The new Gearan Center for the Performing Arts, named in honor of President Mark D. Gearan and Mary Herlihy Gearan, opens on campus. The facility provides academic and performance space for the departments of music, dance, theatre, and media and society.

President Mark D. Gearan L.H.D. '17 appoints an Interim Chief Diversity Officer Solomé Rose. Rose is the first to hold the position and works to address campus climate, recruitment and retention, and teaching and learning.

The HWS Strategic Diversity Plan, created by a group of faculty, staff, students and trustees, offers a series of recommendations around recruitment and retention, teaching and learning, space, student relations, and community development designed to make HWS a more inclusive and diverse campus.


The longest serving president in the history of Hobart and William Smith Colleges, Mark D. Gearan L.H.D. '17 retired at the end of the 2016-17 academic year. Dr. Gregory J. Vincent '83 was appointed the 27th President of Hobart College and the 16th of William Smith College in April of 2017.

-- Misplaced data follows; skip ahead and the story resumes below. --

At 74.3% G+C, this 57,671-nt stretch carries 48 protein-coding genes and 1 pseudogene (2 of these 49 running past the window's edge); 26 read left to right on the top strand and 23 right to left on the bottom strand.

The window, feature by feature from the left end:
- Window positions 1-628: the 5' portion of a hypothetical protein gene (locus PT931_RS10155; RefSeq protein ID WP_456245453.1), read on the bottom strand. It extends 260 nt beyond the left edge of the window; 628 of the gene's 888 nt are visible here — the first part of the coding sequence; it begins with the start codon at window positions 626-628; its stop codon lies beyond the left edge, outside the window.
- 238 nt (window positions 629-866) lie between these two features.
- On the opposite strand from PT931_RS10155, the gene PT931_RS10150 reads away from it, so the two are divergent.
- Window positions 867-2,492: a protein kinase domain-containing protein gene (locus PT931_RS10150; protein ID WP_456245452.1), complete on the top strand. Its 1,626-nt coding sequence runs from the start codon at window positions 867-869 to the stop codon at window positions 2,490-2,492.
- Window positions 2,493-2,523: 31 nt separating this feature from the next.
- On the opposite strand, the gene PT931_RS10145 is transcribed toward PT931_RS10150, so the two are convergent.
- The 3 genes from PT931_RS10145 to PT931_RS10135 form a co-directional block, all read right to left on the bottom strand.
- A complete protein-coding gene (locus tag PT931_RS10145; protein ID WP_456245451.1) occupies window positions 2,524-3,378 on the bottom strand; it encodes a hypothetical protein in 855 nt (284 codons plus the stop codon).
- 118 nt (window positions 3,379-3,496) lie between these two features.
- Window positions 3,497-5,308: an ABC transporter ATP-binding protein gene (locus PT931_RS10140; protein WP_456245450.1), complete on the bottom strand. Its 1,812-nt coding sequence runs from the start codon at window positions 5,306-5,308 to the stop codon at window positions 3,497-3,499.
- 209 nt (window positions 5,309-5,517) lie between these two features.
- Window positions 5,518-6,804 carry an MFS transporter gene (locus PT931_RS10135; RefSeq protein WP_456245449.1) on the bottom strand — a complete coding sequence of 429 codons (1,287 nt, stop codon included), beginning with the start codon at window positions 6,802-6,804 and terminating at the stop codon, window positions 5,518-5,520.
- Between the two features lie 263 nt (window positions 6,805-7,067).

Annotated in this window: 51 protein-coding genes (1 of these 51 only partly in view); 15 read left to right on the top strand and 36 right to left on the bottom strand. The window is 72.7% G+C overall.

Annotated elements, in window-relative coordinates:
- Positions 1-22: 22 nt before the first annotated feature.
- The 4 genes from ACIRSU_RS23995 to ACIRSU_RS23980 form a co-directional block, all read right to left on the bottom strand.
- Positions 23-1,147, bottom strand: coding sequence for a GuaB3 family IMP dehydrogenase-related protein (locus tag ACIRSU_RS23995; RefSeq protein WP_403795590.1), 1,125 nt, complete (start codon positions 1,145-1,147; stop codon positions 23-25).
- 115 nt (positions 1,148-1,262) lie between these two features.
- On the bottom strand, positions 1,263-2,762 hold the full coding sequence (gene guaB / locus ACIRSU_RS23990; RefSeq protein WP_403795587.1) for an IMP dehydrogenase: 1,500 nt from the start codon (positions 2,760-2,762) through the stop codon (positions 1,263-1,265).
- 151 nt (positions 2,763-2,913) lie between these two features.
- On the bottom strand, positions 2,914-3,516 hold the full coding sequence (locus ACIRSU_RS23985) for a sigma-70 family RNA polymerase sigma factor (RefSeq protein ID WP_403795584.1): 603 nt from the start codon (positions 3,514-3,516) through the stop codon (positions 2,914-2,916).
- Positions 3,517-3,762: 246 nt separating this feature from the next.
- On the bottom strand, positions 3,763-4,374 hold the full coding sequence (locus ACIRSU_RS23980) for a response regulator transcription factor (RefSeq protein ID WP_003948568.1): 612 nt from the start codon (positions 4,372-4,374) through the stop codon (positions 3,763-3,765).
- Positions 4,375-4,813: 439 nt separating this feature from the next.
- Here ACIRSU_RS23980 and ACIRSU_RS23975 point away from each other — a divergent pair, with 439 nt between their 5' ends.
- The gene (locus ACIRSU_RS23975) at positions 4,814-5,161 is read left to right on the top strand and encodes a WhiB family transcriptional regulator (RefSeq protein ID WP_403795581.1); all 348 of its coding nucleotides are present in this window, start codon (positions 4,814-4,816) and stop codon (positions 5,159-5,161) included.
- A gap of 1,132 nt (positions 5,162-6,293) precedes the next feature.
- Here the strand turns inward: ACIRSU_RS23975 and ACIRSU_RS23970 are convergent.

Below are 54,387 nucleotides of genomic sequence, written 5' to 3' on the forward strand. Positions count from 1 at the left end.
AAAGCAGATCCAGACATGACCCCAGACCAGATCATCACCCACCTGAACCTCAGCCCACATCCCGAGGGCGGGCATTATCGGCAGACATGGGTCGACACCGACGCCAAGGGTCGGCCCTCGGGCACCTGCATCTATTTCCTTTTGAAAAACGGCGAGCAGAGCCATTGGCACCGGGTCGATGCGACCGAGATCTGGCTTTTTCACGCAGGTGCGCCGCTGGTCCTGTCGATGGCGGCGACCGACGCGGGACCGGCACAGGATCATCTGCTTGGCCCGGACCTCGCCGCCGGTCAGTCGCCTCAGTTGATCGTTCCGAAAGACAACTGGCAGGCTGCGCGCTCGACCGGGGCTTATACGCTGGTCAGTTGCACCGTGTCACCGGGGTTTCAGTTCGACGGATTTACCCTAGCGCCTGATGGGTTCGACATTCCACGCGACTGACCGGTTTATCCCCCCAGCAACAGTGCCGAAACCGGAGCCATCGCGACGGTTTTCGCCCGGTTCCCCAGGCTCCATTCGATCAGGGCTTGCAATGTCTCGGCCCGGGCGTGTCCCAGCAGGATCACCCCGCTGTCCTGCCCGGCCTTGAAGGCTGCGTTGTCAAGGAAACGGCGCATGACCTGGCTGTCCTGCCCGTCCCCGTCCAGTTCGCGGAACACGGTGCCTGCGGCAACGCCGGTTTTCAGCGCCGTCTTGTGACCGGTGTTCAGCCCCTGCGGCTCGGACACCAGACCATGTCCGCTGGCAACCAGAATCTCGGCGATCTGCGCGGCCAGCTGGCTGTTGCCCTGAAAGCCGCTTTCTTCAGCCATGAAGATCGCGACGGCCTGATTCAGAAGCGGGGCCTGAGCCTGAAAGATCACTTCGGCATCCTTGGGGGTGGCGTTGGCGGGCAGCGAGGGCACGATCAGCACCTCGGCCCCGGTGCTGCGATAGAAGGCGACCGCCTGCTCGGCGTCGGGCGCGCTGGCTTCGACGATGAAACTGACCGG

The LGBTQ+ Resource Center, located on the first floor of de Cordova Hall, offers a safe, physical space for students and organizations to meet and find campus and community resources; the Center provides campus with programming and outreach initiatives to support and educate on the unique needs of LGBTQ+ community members. Its opening coincides with the 15th anniversary of Hobart and William Smith's LGBT Studies program, the first of its kind in the country.


Professor Emeritus of Economics of Hobart and William Smith Colleges Patrick A. McGuire L.H.D.'12 is appointed as Interim President while a national search for a new president is conducted.


On July 1, 2019, Joyce P. Jacobsen began serving as the 29th President of Hobart College and the 18th of William Smith College. Jacobsen is a renowned scholar of economics, an award-winning teacher and an experienced administrator with degrees from Harvard, The London School of Economics and Stanford University. She is the first woman to serve as president of Hobart and William Smith Colleges.

Geneva College

Bishop Henry Hobart
When John Henry Hobart, bishop of the Episcopal Diocese of New York, visited Geneva in 1818, he immediately knew that the bustling lakeside village was the perfect place to build what he called an, "outpost for civilized and learned behavior." He founded Geneva College, and its first building, Geneva Hall, was completed in 1822.